"But we haven't any cards," said Matt.

"Then borrow Will Pinkshaw's," said Jack. "You bring 'em up to the stable—you know the way—and I'll have a handful of corn ready, and we'll have a jolly quiet game for a little while."

Matt was nothing loth to act upon this suggestion, for new games with cards—or anything else—have a way of utterly enthralling the juvenile mind. Within ten minutes he was back with the cards, but their owner had refused to loan the precious pasteboards unless they were accompanied by himself, and Jack experienced a great though secret joy that without his own direct agency he was brought into company with a boy other than Matt, and at a place somewhat different from the Sunday-school where alone he had fraternized with boys during the month. The modus operandi of the game was speedily made known to Jack, the corn was scrupulously divided into three equal portions, and the play began. Jack had not read Hoyle, so perhaps it was the devil, who is said to be particularly encouraging to green players, that decided nearly every game in Jack's favor. Matt was soon "busted," and meekly borrowed twenty grains of corn from the winner, but the Pinkshaw twin, who had bet no more carefully than Matt, remained financially equal to his engagements.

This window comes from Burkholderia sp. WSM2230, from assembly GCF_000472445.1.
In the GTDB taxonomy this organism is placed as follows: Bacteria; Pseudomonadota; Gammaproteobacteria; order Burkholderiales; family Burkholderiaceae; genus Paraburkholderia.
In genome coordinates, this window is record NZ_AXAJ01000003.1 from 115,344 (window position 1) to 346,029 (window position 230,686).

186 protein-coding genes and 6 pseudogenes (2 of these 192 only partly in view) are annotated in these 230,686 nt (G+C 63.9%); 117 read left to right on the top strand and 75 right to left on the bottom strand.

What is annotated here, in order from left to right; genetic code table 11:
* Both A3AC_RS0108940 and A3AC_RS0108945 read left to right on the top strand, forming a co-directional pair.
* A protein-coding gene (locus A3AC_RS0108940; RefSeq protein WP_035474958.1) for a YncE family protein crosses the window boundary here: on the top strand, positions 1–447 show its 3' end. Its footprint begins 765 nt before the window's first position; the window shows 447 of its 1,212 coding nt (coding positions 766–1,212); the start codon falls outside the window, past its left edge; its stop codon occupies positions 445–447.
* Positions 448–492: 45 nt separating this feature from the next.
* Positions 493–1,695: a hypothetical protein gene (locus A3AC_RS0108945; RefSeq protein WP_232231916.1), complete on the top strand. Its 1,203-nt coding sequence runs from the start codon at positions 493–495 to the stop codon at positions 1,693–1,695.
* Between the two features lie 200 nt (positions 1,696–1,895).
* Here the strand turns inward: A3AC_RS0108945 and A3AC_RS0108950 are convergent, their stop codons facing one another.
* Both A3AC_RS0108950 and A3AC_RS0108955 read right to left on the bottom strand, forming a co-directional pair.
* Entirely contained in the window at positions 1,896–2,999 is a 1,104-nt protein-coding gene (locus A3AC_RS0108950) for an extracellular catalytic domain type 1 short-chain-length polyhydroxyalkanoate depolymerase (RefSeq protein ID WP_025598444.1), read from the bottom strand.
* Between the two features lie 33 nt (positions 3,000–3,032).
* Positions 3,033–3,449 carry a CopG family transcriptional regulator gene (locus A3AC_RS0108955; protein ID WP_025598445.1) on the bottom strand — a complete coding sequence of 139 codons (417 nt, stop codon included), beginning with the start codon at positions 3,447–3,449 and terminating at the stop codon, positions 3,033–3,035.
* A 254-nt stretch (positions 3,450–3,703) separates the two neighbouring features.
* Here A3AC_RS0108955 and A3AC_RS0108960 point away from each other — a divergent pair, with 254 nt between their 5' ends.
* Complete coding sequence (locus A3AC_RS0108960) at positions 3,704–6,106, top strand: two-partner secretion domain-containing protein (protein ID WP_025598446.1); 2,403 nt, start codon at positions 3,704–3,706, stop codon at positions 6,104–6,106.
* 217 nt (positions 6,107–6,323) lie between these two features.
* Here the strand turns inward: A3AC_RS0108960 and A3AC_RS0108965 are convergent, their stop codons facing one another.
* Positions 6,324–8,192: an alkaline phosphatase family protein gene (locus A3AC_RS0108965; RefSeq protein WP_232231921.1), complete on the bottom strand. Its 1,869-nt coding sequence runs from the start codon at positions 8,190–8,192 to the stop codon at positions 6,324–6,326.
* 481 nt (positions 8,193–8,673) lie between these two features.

Jack began to wonder whether the Pinkshaw twin might not have sold his soul to the devil, like some gambler he had read of whose money was magically reproduced as fast as he lost it. The thought caused him to fix his eye upon the Pinkshaw twin as if he had been fascinated by him, and soon he discovered that the arch-adversary of souls operated from the heart of the owner of the unfailing pile, for the Pinkshaw twin, who had been pre-informed of the currency to be used, was seen to slyly take some corn from his pocket and lay it upon his pile.

In an instant a sharp quarrel ensued, the Pinkshaw twin lying most industriously and displaying an empty pocket in evidence, but a careful examination of Jack's winnings showed that many grains of sweet corn were among them, whereas there was no such grain in the bin from which Jack had supplied the general exchequer. So the Pinkshaw twin sullenly confessed, and pleaded that playing for corn-grains was no fun, anyhow, for a fellow couldn't do anything with them after he had won them; he therefore proposed that the party should play for buttons.

"Where will we get them?" asked Matt.

"Cut off the suspender buttons on our trowsers," suggested the Pinkshaw twin. "Neither of you fellows wear galluses, do you?"